Chrysler Group LLC on Monday made a government filing that could lead to an initial public offering of stock of up to $100 million.
The move could delay Fiat SpA's (MI:FIA) efforts to take full ownership of the U.S. automaker while enhancing the value of the stake held by a union trust fund, Reuters reports.
Chrysler said in the filing that the number of shares to be sold and a price range haven't been set. JPMorgan Chase is listed as the lead adviser.
All the shares to be sold would come from the 41.5 percent stake in Chrysler held by a United Auto Workers retirement trust, the filing says. The remaining 58.5 percent of the company is owned by Fiat, which got control of Chrysler in the 2009 government-sponsored bankruptcy reorganization.
The trust has said it wants to cash out so it can pay health benefits for the about 60,000 people it covers and to diversify.
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The filing says, "We do not intend to pay any dividends in the foreseeable future."
If the Securities and Exchange Commission approves the registration, which could take several months, and a sale of shares takes place -- which isn't guaranteed -- it would be the first time since 1998 that all three Detroit automakers are publicly traded, USA Today notes. Chrysler was bought by Germany's Daimler-Benz in 1998, then sold to private investment group Cerberus Capital.
Fiat and Chrysler CEO Sergio Marchionne has said he wants to buy the stake that the UAW Retiree Medical Benefits Trust got in the bankruptcy reorganization and merge the two companies into a single public company. But Marchionne has been unable to strike a deal and prevent the UAW trust from exercising its right to force Chrysler to go public.
In its S-1 filing with the U.S. Securities and Exchange Commission, Chrysler said an IPO may "prevent or delay" Marchionne's aims, which has caused Fiat -- which owns 58.5 percent -- to rethink the benefits of its alliance with Chrysler.
"Fiat has informed us that it is reconsidering the benefits and costs of further expanding its relationship with us and the terms on which Fiat would continue the sharing of technology, vehicle architectures and platforms, distribution networks, production facilities and engineering and management resources," Chrysler said in the filing.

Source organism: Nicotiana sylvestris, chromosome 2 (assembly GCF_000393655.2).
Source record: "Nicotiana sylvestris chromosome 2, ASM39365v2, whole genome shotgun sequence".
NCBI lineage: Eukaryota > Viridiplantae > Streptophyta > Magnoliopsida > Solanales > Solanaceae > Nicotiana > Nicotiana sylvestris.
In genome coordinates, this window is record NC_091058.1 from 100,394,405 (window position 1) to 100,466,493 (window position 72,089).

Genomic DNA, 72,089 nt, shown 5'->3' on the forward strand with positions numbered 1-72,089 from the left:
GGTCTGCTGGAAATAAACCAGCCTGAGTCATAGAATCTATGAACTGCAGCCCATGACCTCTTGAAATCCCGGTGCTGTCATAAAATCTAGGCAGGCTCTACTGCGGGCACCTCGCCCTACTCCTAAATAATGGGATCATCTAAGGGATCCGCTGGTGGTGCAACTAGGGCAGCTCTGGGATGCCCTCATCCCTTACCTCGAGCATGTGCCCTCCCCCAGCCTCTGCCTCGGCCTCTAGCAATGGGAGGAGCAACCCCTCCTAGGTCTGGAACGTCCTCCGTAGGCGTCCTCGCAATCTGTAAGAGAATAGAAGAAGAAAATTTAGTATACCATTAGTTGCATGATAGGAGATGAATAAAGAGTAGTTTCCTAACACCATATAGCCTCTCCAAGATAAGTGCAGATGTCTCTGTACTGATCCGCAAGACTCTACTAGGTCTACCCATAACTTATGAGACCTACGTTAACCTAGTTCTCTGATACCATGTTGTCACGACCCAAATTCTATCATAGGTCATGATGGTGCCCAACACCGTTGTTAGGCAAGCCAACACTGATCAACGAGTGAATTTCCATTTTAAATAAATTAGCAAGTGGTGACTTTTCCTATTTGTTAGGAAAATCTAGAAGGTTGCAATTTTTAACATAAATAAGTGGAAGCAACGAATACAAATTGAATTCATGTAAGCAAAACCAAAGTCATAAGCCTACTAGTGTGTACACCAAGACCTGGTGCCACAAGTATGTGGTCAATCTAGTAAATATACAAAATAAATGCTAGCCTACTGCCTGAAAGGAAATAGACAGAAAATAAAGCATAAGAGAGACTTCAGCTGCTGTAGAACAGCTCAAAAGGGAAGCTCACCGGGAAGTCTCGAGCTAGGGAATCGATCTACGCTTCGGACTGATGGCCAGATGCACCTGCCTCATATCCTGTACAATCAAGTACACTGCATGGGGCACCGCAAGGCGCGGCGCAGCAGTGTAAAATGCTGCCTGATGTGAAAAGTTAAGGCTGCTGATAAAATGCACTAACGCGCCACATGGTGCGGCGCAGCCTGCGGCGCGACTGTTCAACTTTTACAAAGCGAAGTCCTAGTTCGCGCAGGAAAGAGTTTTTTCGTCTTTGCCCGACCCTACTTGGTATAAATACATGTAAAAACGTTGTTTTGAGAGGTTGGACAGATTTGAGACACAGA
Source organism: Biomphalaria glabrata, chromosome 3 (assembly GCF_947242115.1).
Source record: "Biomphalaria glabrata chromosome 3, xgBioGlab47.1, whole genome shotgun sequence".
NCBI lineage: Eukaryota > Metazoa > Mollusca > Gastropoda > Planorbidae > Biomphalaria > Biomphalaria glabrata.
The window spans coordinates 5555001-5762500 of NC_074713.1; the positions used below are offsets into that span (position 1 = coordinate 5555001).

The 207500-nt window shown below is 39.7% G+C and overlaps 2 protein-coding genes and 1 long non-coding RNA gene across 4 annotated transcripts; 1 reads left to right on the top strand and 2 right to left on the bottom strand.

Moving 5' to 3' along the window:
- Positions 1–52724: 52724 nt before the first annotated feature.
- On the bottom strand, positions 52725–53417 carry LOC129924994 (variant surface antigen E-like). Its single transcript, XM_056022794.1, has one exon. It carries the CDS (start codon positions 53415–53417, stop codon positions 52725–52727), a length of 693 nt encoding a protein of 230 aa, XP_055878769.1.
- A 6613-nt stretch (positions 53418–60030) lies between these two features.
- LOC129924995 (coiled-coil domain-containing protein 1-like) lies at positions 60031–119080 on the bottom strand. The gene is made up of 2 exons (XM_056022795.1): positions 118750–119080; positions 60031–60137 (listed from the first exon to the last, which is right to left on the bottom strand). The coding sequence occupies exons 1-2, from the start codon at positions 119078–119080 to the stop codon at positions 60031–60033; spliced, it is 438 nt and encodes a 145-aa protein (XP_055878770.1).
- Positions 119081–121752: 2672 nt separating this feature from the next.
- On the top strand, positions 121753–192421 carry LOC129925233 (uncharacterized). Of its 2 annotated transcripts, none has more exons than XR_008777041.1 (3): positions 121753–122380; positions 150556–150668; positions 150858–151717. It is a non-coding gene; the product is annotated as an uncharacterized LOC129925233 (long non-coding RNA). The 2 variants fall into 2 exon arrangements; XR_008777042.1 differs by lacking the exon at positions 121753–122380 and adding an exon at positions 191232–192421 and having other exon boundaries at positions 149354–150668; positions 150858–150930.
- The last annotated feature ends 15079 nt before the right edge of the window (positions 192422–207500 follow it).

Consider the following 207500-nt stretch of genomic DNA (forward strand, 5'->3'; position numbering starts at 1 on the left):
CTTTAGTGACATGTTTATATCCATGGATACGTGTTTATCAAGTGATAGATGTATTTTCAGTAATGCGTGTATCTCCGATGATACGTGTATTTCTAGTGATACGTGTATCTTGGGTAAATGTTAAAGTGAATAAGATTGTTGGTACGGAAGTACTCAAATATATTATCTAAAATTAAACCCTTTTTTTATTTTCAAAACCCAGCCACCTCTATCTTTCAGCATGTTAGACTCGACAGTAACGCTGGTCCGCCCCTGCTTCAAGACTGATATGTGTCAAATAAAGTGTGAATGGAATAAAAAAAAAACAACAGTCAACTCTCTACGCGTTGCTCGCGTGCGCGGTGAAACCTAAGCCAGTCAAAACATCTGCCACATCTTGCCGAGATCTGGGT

The two sides have been unable to agree on a price. It is the UAW trust that forced the issue, using a provision of the bankruptcy agreement that allows it to require registration for an IPO.
This can be seen as a negotiating tool. If Fiat wants all of Chrysler badly enough, it might boost its offer for the UAW trust's stake to avoid the sale of shares to the public, which would make it very difficult for Fiat to achieve the goal of 100 percent ownership of Chrysler.
"Fiat is saying that Chrysler is worth less if we don't get that full integration. It's a shot across the bow of the UAW," Richard Hilgert, analyst with investment research firm Morningstar, told Reuters.
Chrysler would have to pay for the IPO -- lawyers, advisers and others -- but all the proceeds of share sales, according to the filing, would go to the UAW trust. That gives Fiat more motivation to avoid a public offering.
There also is a risk for the trust. The market, in the IPO process, might value the shares at less than the UAW trust expects. That would give Fiat a chance to renew its offer at what would seem a more favorable price for the buyer.
"The Chrysler IPO is a textbook example of the difficulties that can occur when debt is converted into an ownership stake, as it was during Chrysler’s bankruptcy, especially when that the ownership stake is held by an interested party, in this case the United Auto Workers’ health care trust,” said Jack Nerad, executive editorial director and market analyst at Kelley Blue Book, the automotive researcher.
“The trust is looking for a windfall based on the current expected value of a public-traded Chrysler, but the move may actually harm Chrysler’s future and by extension harm current Chrysler workers. The IPO could well be a stumbling block in the consolidation of Chrysler within a global Fiat operation, and current Chrysler workers might be better served if such a consolidation takes place. What is certain is that in the current market Chrysler would appear to have strong value if it were to go public.”
Nerad sees the combining of Fiat and Chrysler as a benefit to both automakers and to their current employees, while an IPO, in his view, could be a lose-lose situation for them.
While Marchionne has said he wants to merge the two companies, he has, over the months, declined to discuss some nuts-and-bolts details, such as where the merged company would have its headquarters — the U.S. or Italy? He has said, however, that the merged public company would trade in the U.S.
The companies and the trust haven't disclosed the specifics of their negotiations, although reports have put their valuations of Chrysler for purposes of setting a share price as far apart as $4 billion to $15 billion. The IPO process would allow the market to set a share price range.
As it stands, Fiat, under the bankruptcy agreement and outside of any IPO, has options to buy three more 3.3 percent stakes in Chrysler from the trust. When the two couldn't agree on a price for the first portion, Fiat sued the UAW trust in Delaware Chancery Court. A judge this summer, however, declined to set a price, ruling that it should be settled in a trial. It could be 2015 before such a trial would begin -- longer than Fiat's timetable for taking over all of Chrysler and longer than the trust wants to wait for cash.